Although still holding the rather dubious record of having the world’s most recorded instances of melanoma, Queenslanders appear to be getting the message when it comes to protecting against skin cancer, according to research released last week (November 6, 2017).

A Cancer Council Queensland study published in the International Journal of Cancer sought to determine whether age was a discriminating factor that influenced whether or not Queenslanders would develop melanoma in their lifetime.

By examining rates of melanoma in the State over a 20-year period (between 1995 and 2014), the Cancer Council Queensland study found a decreasing rate of melanoma among those aged 40 years or younger.

The steepest decline in the rate of melanoma was among Queenslanders born after 1980, which, according to the study authors, reflects the impact of an increasing number of public awareness campaigns.

This data also demonstrated that among Queenslanders diagnosed with melanoma, the mortality rate had either remained stable, or declined for those aged 60 and under over the 20-year research period.

Again, these findings were attributed to heightened public awareness of preventative measures to avoid skin cancer, and to an increase in the early detection of melanoma, which allows for more successful treatment.

It wasn’t all good news for Queenslanders, though. Despite declining rates of melanoma, the “Sunshine State” still holds the title for the most recorded cases of the illness world-wide, with 72-in-every-100,000 people diagnosed each year.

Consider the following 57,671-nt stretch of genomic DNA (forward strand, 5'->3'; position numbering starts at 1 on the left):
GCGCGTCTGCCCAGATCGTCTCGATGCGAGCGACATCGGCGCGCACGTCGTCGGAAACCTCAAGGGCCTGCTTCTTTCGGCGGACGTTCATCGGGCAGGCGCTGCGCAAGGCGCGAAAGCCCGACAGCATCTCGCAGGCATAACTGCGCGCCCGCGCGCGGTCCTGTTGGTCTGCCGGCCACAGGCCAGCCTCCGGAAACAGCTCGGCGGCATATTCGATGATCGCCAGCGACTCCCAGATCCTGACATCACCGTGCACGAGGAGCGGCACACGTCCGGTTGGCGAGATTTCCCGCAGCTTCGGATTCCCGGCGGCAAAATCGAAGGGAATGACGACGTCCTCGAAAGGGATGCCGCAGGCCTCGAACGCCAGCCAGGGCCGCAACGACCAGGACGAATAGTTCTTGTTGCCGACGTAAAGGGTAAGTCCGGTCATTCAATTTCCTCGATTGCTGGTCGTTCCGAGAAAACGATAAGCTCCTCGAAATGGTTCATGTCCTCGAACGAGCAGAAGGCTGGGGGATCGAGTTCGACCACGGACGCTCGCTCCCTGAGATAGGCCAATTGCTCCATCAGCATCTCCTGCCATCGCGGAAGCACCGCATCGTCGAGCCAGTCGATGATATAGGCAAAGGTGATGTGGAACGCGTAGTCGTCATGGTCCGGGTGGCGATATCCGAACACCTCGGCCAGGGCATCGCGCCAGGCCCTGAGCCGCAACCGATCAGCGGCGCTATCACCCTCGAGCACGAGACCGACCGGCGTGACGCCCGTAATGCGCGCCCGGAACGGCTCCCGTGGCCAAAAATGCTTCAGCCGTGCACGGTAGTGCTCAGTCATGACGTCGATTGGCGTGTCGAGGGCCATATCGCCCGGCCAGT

Many of those diagnosed are aged 60 and older, which suggests older Australians are yet to adopt the sun safety message to the same degree as their younger counterparts.

Mortality rates in the over 60s also proved to be an outlier in the Cancer Council’s study, as it was the only category in which melanoma-related deaths rose between 1995 and 2014.

According to the Melanoma Institute Australia, melanoma is the third most prevalent cancer in Australia, with around 14,000 Australians expected to be diagnosed with the disease in 2017 alone. Even though melanoma itself only accounts for two per cent of skin cancers, it accounts for 75 per cent of skin cancer deaths.

However, statistics also reveal 90 per cent of people affected by melanoma will make a full recovery after having the primary melanoma surgically removed. In only 10 per cent of cases, the disease will have spread far enough to become life-threatening.

Hopefully melanoma mortality rates will continue to decline with ongoing public awareness campaigns.

Read more about the research here.